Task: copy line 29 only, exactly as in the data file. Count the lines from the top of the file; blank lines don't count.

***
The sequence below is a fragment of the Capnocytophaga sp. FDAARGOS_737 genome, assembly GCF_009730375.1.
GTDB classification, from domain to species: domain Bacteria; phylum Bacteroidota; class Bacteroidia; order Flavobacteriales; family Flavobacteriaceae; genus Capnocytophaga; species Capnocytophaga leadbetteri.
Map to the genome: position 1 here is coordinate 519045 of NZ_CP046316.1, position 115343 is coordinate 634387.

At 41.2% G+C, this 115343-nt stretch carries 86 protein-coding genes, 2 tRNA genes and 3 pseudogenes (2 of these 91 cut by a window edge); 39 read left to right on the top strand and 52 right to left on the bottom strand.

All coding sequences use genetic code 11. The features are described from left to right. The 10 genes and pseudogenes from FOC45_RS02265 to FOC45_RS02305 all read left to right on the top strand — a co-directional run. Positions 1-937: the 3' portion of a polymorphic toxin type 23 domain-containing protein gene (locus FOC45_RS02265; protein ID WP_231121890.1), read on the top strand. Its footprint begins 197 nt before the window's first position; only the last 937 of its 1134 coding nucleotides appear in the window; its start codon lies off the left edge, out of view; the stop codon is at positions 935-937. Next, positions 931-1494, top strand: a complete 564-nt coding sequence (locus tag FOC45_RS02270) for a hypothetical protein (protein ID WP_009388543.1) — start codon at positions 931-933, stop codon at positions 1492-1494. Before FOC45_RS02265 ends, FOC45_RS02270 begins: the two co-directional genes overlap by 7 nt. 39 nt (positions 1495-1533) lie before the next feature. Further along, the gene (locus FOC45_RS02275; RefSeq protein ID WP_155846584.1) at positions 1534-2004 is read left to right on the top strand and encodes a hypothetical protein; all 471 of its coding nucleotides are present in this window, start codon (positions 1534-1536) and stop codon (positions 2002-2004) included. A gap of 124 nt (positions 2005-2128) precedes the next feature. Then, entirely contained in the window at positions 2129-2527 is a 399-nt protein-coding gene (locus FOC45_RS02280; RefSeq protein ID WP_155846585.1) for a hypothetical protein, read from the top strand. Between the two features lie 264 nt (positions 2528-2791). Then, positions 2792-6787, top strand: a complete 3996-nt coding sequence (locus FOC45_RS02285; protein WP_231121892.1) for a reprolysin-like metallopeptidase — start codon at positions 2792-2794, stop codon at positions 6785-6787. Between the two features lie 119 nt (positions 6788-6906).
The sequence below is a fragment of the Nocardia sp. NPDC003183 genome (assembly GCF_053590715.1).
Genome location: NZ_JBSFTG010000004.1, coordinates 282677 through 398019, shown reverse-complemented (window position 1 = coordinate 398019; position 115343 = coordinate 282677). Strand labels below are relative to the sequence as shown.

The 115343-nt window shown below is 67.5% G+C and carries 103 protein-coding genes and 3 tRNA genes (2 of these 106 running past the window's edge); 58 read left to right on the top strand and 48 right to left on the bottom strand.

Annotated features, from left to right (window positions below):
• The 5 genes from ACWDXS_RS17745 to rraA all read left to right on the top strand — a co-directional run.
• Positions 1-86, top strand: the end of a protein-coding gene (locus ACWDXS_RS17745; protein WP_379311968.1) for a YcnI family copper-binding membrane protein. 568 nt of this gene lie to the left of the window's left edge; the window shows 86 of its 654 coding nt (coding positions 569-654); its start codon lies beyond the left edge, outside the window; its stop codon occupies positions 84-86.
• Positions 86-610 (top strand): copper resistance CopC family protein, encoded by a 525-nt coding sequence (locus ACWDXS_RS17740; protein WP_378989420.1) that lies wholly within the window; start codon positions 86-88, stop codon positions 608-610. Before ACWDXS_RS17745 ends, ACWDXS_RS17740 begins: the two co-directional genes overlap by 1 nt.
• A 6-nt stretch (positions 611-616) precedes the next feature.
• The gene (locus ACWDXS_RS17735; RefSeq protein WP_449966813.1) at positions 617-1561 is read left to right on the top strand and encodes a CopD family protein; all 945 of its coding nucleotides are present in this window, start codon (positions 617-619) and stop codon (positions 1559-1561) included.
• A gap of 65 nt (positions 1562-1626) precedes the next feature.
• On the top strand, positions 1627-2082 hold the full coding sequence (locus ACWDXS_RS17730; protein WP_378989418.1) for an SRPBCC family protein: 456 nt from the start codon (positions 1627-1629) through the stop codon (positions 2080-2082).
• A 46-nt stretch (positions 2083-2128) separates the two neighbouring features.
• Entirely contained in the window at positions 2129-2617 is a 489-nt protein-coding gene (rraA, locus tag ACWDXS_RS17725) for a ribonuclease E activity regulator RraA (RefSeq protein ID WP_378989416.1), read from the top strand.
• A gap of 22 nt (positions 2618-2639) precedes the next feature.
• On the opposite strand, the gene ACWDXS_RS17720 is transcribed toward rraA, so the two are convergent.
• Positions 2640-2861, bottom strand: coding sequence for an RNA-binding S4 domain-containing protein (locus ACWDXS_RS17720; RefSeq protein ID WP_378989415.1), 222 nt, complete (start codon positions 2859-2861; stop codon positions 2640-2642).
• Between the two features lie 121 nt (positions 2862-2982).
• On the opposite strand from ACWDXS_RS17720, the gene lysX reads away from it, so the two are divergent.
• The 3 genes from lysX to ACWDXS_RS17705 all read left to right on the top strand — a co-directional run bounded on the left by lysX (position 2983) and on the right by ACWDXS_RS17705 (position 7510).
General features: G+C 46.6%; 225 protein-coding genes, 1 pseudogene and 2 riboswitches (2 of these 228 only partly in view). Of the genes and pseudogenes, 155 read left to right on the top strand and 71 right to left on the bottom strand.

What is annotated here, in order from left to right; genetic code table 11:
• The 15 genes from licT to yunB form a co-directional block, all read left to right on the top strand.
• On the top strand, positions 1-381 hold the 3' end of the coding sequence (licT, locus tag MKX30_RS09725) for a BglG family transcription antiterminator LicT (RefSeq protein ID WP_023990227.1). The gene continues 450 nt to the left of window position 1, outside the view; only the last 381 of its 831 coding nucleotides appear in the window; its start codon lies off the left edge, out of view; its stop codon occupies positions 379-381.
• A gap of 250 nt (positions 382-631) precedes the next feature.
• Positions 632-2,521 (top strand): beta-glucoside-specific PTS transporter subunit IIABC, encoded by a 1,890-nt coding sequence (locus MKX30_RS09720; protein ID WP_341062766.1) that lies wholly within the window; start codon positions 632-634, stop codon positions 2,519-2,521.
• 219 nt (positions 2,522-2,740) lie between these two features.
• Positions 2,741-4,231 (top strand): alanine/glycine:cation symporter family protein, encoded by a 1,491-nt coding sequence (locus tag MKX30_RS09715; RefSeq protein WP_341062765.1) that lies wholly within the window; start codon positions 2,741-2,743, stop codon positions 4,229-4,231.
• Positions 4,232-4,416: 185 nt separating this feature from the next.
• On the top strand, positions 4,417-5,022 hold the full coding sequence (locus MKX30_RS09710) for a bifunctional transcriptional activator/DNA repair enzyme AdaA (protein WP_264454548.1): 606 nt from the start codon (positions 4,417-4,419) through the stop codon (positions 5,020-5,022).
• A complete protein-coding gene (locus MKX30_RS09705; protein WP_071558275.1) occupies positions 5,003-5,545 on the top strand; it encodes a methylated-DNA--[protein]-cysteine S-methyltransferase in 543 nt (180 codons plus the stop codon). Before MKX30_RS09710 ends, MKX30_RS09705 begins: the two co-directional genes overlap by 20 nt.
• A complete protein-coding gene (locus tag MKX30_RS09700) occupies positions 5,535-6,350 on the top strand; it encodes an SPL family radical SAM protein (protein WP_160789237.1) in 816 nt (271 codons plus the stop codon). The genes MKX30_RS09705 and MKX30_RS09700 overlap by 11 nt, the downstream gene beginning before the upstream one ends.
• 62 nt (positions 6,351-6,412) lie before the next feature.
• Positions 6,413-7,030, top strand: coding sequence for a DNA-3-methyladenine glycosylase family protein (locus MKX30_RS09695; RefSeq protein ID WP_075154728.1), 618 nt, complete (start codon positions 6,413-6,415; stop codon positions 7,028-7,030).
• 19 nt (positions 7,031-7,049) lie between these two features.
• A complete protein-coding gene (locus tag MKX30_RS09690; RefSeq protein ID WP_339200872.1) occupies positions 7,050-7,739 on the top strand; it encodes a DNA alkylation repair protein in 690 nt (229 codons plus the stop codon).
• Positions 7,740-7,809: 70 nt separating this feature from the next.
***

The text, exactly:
• A gap of 250 nt (positions 382-631) precedes the next feature.